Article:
Environment News Service (ENS)


Monday, December 21, 1998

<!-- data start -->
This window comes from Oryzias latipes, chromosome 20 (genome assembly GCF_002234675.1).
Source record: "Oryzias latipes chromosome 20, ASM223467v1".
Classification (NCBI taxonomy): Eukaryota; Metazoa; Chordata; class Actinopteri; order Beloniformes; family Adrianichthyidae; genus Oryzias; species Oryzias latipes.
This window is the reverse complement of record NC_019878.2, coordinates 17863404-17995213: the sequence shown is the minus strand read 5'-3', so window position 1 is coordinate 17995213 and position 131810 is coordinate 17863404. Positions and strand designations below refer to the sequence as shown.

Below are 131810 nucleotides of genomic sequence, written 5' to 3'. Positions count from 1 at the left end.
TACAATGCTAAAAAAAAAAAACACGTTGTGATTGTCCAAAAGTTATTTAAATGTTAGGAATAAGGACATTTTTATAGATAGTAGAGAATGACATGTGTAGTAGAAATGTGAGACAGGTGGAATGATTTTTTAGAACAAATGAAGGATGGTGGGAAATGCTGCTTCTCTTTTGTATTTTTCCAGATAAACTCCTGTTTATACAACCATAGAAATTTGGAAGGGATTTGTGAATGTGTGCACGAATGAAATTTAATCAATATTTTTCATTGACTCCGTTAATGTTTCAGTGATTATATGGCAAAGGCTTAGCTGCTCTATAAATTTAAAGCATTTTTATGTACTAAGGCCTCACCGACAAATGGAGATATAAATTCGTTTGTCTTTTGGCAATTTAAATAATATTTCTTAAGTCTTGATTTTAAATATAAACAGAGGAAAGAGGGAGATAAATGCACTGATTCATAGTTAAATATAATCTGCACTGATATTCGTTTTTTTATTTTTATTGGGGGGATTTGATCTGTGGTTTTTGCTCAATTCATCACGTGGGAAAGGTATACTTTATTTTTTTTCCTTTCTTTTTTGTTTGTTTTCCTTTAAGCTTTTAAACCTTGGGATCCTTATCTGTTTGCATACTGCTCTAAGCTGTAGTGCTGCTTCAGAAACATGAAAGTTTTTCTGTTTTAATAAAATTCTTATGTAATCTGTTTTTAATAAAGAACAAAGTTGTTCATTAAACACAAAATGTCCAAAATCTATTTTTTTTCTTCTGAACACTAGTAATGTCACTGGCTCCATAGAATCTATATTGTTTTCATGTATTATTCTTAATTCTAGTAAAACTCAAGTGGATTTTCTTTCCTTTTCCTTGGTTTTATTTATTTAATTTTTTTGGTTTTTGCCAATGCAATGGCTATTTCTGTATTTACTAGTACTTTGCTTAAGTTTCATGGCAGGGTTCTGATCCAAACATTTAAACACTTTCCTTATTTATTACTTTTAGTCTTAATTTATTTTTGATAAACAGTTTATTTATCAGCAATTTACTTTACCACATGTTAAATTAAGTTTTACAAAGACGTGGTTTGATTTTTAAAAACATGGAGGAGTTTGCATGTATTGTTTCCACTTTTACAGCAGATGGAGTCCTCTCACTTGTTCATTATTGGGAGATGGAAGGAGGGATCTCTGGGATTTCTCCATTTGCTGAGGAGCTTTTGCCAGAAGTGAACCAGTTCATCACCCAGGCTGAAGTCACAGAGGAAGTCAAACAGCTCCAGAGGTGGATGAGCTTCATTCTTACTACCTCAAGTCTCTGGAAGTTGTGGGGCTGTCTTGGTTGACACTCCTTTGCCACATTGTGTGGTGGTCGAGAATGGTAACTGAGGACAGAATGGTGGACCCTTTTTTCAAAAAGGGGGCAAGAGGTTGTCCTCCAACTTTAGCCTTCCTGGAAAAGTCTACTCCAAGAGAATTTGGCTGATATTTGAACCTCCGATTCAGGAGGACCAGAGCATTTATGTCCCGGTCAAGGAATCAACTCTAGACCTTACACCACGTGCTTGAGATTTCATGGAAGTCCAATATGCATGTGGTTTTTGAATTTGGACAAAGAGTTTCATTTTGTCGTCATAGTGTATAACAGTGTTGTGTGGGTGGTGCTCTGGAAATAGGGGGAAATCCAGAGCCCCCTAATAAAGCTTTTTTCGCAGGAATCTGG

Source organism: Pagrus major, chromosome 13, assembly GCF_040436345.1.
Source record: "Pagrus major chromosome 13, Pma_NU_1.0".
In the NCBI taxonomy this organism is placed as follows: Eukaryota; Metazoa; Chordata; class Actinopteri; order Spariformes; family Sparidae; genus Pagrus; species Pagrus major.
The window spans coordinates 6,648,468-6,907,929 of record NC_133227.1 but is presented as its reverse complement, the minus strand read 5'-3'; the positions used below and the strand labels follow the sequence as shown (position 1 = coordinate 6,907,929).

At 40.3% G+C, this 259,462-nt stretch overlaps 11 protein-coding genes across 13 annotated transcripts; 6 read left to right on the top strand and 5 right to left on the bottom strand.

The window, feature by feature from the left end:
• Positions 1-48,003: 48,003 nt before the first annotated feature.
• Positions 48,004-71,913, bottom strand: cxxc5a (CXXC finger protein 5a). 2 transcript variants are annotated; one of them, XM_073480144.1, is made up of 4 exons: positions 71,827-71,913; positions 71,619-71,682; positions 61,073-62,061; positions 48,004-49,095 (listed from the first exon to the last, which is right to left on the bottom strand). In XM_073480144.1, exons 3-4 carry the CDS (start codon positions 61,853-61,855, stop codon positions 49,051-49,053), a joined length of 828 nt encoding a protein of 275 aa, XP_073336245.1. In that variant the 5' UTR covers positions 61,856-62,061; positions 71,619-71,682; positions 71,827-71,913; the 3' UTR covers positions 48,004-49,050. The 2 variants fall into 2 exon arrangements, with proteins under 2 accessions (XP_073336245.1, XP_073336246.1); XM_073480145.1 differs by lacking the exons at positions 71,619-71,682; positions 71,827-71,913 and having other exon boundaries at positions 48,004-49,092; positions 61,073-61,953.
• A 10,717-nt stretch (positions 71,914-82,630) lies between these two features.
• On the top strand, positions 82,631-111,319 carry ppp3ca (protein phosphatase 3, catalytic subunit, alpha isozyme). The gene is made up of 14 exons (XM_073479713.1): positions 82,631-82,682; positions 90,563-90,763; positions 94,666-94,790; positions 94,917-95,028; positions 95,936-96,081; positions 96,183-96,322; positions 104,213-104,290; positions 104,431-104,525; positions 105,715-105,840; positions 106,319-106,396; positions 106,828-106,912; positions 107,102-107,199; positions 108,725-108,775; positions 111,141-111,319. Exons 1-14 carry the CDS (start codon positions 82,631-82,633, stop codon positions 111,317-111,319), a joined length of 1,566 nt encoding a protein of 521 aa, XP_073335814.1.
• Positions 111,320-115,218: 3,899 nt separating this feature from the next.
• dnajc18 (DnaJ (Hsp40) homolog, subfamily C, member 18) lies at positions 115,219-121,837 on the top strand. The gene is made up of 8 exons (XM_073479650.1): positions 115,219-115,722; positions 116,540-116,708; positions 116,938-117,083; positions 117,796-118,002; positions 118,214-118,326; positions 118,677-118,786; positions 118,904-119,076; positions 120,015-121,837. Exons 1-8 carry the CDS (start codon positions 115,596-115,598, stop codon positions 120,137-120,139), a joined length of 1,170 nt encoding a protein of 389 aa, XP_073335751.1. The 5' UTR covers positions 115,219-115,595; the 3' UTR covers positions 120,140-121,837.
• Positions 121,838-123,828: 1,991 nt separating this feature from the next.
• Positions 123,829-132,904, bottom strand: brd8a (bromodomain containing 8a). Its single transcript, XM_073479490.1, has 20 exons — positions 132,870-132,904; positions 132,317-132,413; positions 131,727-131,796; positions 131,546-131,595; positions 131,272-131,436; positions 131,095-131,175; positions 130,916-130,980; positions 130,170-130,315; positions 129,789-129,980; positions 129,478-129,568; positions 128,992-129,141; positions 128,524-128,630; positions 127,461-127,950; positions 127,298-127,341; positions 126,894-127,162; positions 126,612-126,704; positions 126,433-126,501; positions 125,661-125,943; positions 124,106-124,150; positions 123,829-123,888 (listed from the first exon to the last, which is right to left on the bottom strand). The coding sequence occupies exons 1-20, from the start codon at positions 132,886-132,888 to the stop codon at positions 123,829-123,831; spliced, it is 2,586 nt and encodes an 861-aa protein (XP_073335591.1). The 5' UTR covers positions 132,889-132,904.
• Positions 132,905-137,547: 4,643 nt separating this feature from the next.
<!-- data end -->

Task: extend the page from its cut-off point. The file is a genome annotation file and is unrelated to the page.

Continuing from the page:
Energy Secretary Bill Richardson has released a Viability Assessment on Yucca Mountain, Nevada that says there are "no show-stoppers." In southeast Nevada, 90 miles northwest of Las Vegas, Yucca Mountain is the only site under consideration for permanent disposal of highly radioactive waste from nuclear power generation and nuclear weapons. A decision on the controversial site could come in 2001 when the Energy Department will submit its recommendations to the president. But the viability study finds that Yucca Mountain is less than super-safe. Water moves through the desert mountain faster than originally believed. It is possibile that nuclear radiation could be carried to groundwater and spread across a wide area. The peak releases of radioactivity will be so far in the future, 200,000 years or more, that the reliability of man-made cannisters to contain the waste cannot be relied on. Waste destined for Yucca Mountain is temporarily stored at more than 100 private and government sites around the country. Environmental and consumer organizations on Friday called on Richardson to disqualify Yucca Mountain. "The data within the Department of Energy's Viability Assessment, released today, confirm that the site must be disqualified. Furthermore, the VA snubs necessary public involvement," Michael Mariotte of the Washington, DC based Nuclear Information and Resource Center objected.